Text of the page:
Name Date Class

Frog Anatomy

Many of the inside organs in a frog are like those found inside your own body. In both frogs and humans these structures often work the same way. In this activity you will examine the external (outside) parts of the frog. Then, you will dissect the frog carefully to observe the internal (inside) parts.

Strategy

You will observe and compare certain external parts of the frog with similar parts in humans.
You will prepare a table from your observations showing similarities and differences among frogs and humans.
You will identify the internal parts of the frog by matching the frog parts in the diagrams with the actual parts in the animal.

Materials

frog (preserved)
dissecting pan
scissors
dissecting pins
forceps
glue

Visit the Glencoe Science Web site at msscience.com for an alternate activity.

Procedure

  1. Examine the external structure of a frog. To open its mouth, use scissors to cut the sides of the mouth slightly. Look inside. Identify each body part shown in Figure 1.
  2. Compare the frog with a person. Use Table 1 in Data and Observations to record similarities and differences you observe. Also record the functions of each body part.
  3. Place the frog on its dorsal (back) side on the dissecting pan. Pin the legs to the pan.
  4. The frog should now be in a position that will allow you to open its body cavity. Carefully use scissors to cut through the skin and muscle from between the hind legs all the way to the lower jaw. WARNING: Use care when cutting to avoid injury to yourself and others. NOTE: Do not cut too deeply. You do not want to damage the internal structures.
  5. Cut through the bone in the chest region with scissors. Then cut the body wall toward the sides. Fold the tissue to each side and pin it to the dissecting pan. See Figure 2.



  1. Observe the internal organs. Some organs will be hidden from view. Those organs on top must be moved to the side in order to see all parts. NOTE: Female frogs are often filled with eggs. Use forceps to carefully remove the eggs in order to see the organs. Study Figure 3 to help you identify the internal organs. Use the forceps to lift and move the organs.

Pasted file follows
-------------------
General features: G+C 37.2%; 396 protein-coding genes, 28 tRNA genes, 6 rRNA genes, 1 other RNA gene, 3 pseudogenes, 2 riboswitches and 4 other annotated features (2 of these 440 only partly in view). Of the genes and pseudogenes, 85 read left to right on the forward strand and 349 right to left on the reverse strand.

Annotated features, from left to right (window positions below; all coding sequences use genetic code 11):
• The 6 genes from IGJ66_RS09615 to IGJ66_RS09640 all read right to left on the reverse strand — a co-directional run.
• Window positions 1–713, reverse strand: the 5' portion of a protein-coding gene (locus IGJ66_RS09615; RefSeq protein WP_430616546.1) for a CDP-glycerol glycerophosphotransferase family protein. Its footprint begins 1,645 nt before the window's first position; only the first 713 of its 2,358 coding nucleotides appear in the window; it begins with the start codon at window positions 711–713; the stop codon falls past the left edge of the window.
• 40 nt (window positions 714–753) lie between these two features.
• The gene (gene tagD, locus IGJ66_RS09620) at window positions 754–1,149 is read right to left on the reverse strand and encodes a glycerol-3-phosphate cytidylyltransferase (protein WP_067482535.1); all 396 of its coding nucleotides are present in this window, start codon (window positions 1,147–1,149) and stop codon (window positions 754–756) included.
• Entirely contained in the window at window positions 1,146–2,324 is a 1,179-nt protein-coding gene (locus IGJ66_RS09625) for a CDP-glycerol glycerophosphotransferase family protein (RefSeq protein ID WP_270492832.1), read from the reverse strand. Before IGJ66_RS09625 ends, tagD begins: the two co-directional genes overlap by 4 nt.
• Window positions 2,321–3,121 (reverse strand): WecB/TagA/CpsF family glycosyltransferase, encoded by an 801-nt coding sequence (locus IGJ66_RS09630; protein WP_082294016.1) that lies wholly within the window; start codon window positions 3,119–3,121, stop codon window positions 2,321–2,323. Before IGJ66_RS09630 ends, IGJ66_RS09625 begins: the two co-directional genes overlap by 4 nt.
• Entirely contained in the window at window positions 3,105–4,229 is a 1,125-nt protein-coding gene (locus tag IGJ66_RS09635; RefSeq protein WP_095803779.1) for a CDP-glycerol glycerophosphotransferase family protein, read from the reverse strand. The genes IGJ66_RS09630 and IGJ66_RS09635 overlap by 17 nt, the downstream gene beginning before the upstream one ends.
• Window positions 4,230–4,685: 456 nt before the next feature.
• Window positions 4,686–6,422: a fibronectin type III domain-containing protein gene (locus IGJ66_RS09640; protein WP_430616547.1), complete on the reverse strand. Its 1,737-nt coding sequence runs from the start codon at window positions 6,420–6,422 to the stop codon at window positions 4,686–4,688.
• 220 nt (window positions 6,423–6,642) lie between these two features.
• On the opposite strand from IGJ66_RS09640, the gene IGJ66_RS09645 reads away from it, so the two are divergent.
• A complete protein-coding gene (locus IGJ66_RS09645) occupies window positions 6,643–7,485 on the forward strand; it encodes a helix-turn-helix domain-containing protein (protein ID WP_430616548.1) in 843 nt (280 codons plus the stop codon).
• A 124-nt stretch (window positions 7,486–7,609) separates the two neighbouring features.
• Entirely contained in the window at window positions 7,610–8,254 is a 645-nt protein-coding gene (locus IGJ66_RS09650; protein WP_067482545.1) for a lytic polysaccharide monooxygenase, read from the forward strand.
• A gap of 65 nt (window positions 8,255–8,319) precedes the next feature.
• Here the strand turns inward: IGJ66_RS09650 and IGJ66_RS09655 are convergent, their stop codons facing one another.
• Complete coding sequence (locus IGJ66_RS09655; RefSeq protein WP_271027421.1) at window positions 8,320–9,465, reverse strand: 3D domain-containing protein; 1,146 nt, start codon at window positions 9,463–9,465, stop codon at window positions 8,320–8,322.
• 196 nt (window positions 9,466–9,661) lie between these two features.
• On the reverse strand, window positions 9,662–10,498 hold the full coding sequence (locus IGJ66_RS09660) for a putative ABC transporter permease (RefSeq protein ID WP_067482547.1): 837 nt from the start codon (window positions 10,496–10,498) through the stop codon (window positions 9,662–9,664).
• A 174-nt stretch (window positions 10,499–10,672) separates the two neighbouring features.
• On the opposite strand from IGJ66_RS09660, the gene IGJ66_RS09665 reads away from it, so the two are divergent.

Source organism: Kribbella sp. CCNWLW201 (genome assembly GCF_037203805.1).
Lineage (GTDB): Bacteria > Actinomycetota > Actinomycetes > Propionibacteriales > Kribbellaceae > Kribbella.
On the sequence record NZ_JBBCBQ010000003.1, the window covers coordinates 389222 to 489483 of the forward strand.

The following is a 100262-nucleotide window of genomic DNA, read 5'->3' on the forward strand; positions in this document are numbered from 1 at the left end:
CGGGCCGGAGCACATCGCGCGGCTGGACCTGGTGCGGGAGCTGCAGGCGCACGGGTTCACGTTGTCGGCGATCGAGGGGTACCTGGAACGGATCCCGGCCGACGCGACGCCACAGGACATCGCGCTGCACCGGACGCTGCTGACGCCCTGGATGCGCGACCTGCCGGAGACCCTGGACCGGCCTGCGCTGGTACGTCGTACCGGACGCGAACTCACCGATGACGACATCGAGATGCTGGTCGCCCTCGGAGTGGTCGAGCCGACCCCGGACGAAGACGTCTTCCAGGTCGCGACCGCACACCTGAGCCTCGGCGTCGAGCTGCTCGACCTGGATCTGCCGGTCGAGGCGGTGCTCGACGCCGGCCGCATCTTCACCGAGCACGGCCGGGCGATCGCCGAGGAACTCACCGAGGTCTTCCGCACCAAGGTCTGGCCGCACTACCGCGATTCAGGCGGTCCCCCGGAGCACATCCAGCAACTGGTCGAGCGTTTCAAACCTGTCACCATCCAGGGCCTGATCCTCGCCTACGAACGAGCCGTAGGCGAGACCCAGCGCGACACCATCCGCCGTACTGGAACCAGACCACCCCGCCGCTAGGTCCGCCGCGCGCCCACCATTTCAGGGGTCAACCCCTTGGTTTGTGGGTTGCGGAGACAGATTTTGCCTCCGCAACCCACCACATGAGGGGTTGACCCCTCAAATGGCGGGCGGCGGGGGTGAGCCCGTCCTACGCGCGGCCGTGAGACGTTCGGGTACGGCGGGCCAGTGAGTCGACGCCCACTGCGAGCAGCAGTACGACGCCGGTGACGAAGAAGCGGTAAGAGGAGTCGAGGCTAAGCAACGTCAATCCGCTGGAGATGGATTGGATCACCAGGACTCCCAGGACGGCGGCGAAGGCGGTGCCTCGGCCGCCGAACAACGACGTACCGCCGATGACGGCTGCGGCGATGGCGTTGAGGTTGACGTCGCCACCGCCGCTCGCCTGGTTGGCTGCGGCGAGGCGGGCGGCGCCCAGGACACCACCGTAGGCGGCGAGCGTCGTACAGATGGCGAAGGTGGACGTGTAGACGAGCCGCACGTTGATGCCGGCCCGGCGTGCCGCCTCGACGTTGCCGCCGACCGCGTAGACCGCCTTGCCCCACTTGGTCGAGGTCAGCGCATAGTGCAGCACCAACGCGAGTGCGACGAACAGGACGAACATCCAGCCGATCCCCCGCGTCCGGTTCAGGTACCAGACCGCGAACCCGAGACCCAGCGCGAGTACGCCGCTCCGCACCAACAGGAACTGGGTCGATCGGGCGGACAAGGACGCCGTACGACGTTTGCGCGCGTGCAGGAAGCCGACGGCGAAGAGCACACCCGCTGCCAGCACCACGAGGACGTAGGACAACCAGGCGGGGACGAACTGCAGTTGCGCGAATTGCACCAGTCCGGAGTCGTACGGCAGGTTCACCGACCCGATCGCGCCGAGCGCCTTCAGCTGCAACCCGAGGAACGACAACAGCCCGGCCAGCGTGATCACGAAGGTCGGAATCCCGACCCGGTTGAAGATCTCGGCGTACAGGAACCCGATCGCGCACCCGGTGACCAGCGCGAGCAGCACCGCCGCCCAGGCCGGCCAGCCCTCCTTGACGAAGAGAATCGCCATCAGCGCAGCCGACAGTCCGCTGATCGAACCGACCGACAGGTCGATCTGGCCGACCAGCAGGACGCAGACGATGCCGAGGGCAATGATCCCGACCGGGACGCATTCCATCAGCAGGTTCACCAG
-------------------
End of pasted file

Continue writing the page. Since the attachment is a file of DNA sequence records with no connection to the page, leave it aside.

2. With scissors, cut out each of the paper organs and glue them onto the frog outline, Figure 2, in the position you found in your frog. Remember to glue first those organs that are found underneath other organs.
  3. When you are finished constructing the paper frog, label each of the body parts.

Data and Observations

Table 1

Frog Structure
Frog Part Similarities and Differences Between Frogs and Humans Function
1. Nostril (outside)

2. Nostril (inside)

3. Teeth

4. Eye

5. Ear

6. Tongue

7. Eustacian tube

8. Esophagus

9. Glottis



Questions and Conclusions

  1. Frogs are insect eaters. Compare the frog tongue and its attachment on the lower jaw to the human tongue and its attachment. How is the frog tongue well adapted for the type of food it eats?





  2. Describe the function of the following organs: (Use your textbook or other references.)
    1. stomach





    2. pancreas





    3. gallbladder





    4. liver





    5. lungs





    6. small and large intestines




Strategy Check

_____ Did you observe and compare the external parts of a frog with the similar parts in humans?

_____ Did you identify the internal parts of a frog?